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The long-awaited next version of Microsoft’s PC operating system will be named Windows Vista, the software company said on Friday.
Along with the confirmation that a beta, or test, version of the software will be made available on August 3, the news is the latest sign that Microsoft is still on course with a timetable that could see the launch of the software by the end of next year.
The Vista name was chosen because the software is meant to bring “clear ways to organise and use information the way you want to use it,” Microsoft said.
Until now, the software has been codenamed Longhorn - a name borrowed from the Longhorn Saloon, an apres ski venue at the base of Whistler mountain in the Canadian Rockies.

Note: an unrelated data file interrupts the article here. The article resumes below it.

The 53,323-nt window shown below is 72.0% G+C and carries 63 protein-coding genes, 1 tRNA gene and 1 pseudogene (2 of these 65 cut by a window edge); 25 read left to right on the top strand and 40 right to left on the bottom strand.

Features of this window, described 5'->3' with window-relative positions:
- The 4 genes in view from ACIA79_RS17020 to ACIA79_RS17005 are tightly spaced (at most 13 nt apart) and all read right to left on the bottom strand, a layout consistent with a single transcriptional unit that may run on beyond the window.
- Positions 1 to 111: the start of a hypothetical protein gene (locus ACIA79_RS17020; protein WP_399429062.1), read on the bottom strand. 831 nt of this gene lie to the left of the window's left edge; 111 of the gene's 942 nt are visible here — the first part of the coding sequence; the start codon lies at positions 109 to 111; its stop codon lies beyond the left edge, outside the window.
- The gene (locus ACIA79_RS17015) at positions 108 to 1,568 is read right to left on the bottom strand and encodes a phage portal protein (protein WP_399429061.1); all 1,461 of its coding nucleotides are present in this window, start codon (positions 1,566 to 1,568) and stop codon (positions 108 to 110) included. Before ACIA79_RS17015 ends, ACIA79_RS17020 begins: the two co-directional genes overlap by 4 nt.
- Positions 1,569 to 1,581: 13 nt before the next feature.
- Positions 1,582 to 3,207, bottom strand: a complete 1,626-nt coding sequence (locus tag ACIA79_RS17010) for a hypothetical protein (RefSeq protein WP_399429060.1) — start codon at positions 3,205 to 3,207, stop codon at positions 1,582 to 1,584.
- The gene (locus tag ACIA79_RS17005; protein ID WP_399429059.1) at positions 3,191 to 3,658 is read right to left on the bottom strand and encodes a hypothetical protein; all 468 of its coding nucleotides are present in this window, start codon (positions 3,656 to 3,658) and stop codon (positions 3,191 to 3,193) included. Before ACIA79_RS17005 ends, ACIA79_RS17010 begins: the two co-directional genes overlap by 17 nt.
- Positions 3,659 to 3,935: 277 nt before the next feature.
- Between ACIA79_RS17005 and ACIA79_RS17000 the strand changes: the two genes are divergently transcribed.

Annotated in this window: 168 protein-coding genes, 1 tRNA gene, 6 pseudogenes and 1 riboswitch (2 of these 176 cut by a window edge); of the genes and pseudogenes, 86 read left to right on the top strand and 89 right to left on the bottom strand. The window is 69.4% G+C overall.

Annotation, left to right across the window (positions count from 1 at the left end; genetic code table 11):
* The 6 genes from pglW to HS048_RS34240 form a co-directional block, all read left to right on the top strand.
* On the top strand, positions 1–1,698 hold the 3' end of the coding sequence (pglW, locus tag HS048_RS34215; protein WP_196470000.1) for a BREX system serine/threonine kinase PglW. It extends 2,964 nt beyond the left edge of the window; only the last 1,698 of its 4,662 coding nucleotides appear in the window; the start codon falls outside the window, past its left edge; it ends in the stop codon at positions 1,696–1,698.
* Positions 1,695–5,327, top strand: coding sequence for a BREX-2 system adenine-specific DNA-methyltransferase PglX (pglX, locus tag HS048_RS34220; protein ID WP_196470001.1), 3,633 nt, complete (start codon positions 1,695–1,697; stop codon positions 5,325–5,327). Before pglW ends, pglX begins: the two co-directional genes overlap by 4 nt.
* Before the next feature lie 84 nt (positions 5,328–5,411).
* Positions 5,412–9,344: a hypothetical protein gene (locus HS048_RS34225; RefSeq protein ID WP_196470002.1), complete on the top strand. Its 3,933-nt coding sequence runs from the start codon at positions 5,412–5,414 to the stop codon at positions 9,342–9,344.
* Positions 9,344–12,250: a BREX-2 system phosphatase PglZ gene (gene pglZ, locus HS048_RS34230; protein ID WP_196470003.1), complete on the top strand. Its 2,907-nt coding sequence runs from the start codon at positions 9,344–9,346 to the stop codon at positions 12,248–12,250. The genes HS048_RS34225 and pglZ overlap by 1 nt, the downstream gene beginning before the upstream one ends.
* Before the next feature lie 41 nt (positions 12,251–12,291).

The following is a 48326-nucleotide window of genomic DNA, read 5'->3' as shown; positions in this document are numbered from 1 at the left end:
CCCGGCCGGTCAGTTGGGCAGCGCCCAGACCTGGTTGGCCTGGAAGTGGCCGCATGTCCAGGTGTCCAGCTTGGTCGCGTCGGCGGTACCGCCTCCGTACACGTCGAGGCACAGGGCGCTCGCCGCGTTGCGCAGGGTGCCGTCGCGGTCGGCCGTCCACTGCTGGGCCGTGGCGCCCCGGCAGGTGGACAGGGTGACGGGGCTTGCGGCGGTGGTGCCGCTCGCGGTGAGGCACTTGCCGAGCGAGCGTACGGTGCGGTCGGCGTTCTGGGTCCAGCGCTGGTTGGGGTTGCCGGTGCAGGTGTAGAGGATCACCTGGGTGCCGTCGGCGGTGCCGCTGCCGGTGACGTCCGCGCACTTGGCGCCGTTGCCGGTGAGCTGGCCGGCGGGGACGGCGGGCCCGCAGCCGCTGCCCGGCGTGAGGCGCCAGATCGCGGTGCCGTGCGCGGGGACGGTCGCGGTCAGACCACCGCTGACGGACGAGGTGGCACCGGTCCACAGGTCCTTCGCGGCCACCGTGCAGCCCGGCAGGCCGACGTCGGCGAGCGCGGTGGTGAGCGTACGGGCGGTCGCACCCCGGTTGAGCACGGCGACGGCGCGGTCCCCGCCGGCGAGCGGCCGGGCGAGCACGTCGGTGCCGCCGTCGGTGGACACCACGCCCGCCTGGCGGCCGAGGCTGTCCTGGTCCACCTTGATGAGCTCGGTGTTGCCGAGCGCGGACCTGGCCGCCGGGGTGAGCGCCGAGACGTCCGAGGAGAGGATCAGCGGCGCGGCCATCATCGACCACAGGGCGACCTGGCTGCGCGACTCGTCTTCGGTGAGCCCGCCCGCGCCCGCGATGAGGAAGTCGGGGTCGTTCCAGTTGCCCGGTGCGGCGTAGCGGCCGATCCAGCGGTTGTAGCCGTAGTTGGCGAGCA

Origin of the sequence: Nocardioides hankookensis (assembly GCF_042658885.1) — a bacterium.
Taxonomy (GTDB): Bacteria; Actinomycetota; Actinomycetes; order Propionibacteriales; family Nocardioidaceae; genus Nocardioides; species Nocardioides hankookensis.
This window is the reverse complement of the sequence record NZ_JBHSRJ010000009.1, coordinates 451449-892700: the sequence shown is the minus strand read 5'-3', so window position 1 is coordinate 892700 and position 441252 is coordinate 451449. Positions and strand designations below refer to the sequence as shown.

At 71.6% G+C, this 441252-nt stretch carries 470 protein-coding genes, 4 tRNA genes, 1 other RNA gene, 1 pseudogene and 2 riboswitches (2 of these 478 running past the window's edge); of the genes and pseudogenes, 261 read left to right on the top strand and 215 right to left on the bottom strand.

The release of the test version of the software, in line with a timetable Microsoft announced this Spring, comes nearly two years after a first, rudimentary form of the software was released to independent software developers. Microsoft makes the software available in advance so that other developers have time to build their own applications to run on the operating system by the time it is launched.
Since the last test version, Microsoft has changed tack on some of the software’s core elements in an effort to hasten the launch of the much-delayed operating system. A new file system that had been talked of as a central part of the software has been delayed and will not be included in Windows Vista when it is launched.
Two other elements - Avalon, a new graphics engine, and Indigo, a communications tool - will be made available to run on earlier versions of Windows as well, effectively “unbundling” the new operating system.
The company’s shares dipped more than 2 per cent to $25.81 in New York on Friday as its forecast of sales for the first quarter disappointed some analysts.